Hover over photos for Creative Commons/other photo credits.
What is L.A. Auto Show press days without a manufacturer party or two? My absolute favorite is the Hyundai party. Again this year at the Hotel Figueroa a few blocks from the show itself.
Joan Jett and the Blackhearts. Yes, they were our live entertainment. Nearly shat myself when they were announced to be our entertainment for the evening. Tons of fun, she hasn’t lost her edge. Totally fun night.
It’s here the final 626 Night Market, the thing to do in the SGV, is this weekend. Friday night it starts at 4PM and runs Saturday into Sunday too. Food, stuff, music and special guest appearances market this weekend.
Theres still no transit way to make it there. From the 210 Exit Santa Anita and drive south to Huntington. Make a right and follow Huntington to the Santa Anita Park.
Parking is free and admission is a measly $3 per person.
Deets. Santa Anita Park, 285 W Huntington Drive, Arcadia. MAP HERE Hours Friday/Saturday 4PM-1AM, Sunday 4PM-10PM
Nearly 4 years ago the island country of Haiti was devastated with an earthquake. International aid helped, but they have a long way towards rebuilding. Their education system took a huge hit and is in need of contnued help. Taste of Haiti comes to Los Angeles as a fund raiser to continue rebuilding their schools and stuff.
Taste of Haiti is a celebration of all things Haitian and will take place on a rooftop in DTLA on Wilshire. Food, Dance, and Music to celebrate their culture and share with those of us who can help with the cause. High light of the event is food by Chef Jacques Laventure.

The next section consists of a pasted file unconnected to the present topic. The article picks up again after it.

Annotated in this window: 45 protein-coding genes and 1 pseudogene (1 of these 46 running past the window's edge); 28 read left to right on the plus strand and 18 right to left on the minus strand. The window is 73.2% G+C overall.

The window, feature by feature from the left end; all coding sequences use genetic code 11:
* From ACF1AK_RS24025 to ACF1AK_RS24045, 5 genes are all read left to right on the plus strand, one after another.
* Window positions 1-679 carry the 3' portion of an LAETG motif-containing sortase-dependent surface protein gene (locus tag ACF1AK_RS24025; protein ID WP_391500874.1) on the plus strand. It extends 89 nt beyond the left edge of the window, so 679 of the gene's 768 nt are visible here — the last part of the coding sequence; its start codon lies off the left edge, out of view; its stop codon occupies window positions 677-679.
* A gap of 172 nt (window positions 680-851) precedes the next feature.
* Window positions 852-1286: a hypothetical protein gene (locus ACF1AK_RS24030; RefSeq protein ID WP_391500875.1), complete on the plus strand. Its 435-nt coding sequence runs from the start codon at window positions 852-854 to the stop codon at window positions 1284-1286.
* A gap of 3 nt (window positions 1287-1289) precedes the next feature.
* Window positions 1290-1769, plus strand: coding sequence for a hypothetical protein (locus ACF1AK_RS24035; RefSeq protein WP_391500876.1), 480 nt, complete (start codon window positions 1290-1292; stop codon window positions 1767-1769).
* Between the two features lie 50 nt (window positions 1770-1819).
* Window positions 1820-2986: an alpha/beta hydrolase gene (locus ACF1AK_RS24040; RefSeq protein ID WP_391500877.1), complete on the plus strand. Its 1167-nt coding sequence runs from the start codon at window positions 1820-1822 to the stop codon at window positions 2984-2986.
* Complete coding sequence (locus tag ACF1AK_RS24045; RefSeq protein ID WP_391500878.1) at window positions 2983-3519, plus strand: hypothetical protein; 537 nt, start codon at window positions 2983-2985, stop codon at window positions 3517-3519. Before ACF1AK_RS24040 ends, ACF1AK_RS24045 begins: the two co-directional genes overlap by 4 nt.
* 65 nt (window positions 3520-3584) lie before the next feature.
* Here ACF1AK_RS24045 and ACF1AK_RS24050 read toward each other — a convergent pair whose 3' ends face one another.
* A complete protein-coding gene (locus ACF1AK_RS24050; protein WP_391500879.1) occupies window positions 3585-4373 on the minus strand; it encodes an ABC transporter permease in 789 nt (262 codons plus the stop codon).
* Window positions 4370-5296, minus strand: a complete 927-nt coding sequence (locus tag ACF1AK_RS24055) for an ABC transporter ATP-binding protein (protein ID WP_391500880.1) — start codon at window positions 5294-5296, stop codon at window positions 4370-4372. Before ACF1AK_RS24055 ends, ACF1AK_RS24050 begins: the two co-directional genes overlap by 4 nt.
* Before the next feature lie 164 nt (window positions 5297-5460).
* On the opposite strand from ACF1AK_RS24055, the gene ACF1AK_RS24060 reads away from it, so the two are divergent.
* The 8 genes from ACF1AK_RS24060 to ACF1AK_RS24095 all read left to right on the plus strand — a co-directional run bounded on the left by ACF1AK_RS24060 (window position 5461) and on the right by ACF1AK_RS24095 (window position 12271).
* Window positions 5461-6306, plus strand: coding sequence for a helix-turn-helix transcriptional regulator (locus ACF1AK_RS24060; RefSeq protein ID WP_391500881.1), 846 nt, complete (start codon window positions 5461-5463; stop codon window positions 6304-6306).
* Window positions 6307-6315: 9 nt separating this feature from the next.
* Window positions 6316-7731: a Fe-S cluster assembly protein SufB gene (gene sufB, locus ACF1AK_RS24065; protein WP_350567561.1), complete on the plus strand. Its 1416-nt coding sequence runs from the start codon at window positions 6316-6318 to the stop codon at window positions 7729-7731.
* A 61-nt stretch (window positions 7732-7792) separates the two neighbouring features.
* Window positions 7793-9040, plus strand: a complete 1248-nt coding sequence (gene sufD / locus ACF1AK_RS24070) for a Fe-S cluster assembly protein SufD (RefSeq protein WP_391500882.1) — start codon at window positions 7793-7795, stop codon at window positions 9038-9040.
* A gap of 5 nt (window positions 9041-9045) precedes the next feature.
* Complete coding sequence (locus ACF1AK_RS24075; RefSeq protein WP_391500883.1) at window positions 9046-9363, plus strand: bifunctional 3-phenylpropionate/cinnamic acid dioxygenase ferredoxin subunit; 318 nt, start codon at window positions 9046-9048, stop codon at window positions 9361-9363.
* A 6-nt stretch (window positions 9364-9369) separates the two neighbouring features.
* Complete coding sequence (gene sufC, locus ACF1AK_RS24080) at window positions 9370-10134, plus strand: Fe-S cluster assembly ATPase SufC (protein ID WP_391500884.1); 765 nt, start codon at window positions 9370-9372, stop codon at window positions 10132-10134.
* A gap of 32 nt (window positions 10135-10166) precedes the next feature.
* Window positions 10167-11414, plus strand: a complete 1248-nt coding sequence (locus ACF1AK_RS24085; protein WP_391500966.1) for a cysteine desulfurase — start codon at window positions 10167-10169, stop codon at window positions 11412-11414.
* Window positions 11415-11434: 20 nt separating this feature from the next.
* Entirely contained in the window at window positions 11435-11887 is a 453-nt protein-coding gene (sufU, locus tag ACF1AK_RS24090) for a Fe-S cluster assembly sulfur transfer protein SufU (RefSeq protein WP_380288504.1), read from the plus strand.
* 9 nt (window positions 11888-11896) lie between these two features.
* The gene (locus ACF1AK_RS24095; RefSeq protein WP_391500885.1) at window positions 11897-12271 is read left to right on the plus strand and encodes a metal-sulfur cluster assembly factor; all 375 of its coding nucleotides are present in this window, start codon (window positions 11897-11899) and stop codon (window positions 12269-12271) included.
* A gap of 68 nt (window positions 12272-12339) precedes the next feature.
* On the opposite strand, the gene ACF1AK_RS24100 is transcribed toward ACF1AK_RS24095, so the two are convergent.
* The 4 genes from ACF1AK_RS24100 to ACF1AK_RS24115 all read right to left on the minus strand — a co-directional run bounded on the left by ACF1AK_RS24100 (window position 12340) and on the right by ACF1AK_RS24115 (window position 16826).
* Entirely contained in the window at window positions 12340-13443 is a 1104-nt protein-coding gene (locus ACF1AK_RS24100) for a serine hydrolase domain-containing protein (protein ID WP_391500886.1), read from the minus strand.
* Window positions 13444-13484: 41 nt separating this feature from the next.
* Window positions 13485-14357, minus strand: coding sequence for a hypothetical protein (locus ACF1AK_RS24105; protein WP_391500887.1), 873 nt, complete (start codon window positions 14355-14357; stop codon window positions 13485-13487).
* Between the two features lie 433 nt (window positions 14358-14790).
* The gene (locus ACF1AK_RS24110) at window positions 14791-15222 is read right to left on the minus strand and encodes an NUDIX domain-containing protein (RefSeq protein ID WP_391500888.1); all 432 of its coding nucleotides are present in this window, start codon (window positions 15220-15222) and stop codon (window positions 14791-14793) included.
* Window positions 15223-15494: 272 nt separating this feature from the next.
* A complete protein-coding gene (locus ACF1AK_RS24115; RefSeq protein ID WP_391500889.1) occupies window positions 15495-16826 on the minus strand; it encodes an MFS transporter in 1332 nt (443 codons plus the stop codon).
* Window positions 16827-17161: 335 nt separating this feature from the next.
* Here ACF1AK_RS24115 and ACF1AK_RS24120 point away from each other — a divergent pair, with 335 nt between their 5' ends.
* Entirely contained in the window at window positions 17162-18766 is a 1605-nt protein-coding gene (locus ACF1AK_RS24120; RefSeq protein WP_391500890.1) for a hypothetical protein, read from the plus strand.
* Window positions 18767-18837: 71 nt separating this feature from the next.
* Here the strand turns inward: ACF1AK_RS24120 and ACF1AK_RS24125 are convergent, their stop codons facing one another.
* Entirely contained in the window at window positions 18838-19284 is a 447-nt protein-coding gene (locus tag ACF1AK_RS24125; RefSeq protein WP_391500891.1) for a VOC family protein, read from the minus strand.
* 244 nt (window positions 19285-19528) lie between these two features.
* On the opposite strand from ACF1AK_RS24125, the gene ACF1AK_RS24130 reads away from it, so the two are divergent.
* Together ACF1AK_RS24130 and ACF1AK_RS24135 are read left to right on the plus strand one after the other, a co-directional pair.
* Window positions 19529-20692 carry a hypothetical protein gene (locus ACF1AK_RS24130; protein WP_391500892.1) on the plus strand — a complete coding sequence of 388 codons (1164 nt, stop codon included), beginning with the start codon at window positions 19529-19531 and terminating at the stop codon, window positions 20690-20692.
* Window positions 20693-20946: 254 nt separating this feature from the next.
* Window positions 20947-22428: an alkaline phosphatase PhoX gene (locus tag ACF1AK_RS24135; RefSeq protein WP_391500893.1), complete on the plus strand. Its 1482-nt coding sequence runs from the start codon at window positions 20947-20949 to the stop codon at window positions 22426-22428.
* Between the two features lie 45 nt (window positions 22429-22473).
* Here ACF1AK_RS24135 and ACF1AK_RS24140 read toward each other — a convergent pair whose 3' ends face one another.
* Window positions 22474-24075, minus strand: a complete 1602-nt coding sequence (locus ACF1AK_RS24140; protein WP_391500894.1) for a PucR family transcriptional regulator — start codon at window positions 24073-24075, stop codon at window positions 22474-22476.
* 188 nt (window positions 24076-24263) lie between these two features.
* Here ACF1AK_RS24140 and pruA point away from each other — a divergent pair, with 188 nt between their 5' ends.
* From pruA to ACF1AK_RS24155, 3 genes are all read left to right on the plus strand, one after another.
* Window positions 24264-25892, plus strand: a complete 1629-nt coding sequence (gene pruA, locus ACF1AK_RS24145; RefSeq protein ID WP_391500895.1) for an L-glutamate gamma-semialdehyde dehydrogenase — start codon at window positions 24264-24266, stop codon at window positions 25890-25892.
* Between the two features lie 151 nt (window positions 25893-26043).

This isn’t free, tickets range in price from $20 to $100 with perks commensurate with your tax deductible donation. Ticket purchase and more about the L.A. Event here. More on the total Taste of Haiti Here.
Details: May 28, 2014 7:30PM, 3100 Wilshire Blvd, Los Angeles 90005
What’s the Xylovan? Its an amazing community music machine. Its about a personal expression shared with all. It first made its appearance at Burning Man a few years back. Its since made appearrances at the decompressions at Joshua Tree and here in L.A. Its fun.
It needs our help for the family that owns the Xylovan to make some much needed repairs and push it to the next level. Whats that…a roving ball room repleat with LED lights and such.
To Help you can contribute to them HERE at Indiegogo where they have a crowd sourcing campain in place. And its not all fun and games, there are prizes, tokens of appreciation for donors based on your level of donation.
American Sabor opens on Saturday Nov 16th at Cal State University LA with a huge open house. Its an exhibit on loan to CSULA until February 6 2014. The Exhibit is here are part of a grant from Ford Motor Company. The exhibit left me speechless. Yes, I knew some of the famous names, but I never knew until touring this exhibit the depth that Latin Music, its flavor or sabor has influenced all of American Music.
More importantly this exhibit has a portion dedicated solely to the contributions of Angelenos, specifically East LA in the 1990s. That will be part of the permanent collection at CSULA when the Smithsonian moves on loan to its next city. Famous Angelenos starting with Desi Arnaz and flash forward to Black Eyed Peas I was amazed, outright blown away with the influence Latin music has had on pop music, hip hop, jazz and other genres. Other artists of note that are showcased in the exhibit are Alice Bag, Los Lobos, Los Illegals, and Quetzal. Continue reading American Sabor: Latin flavor in American Music and an LA focus→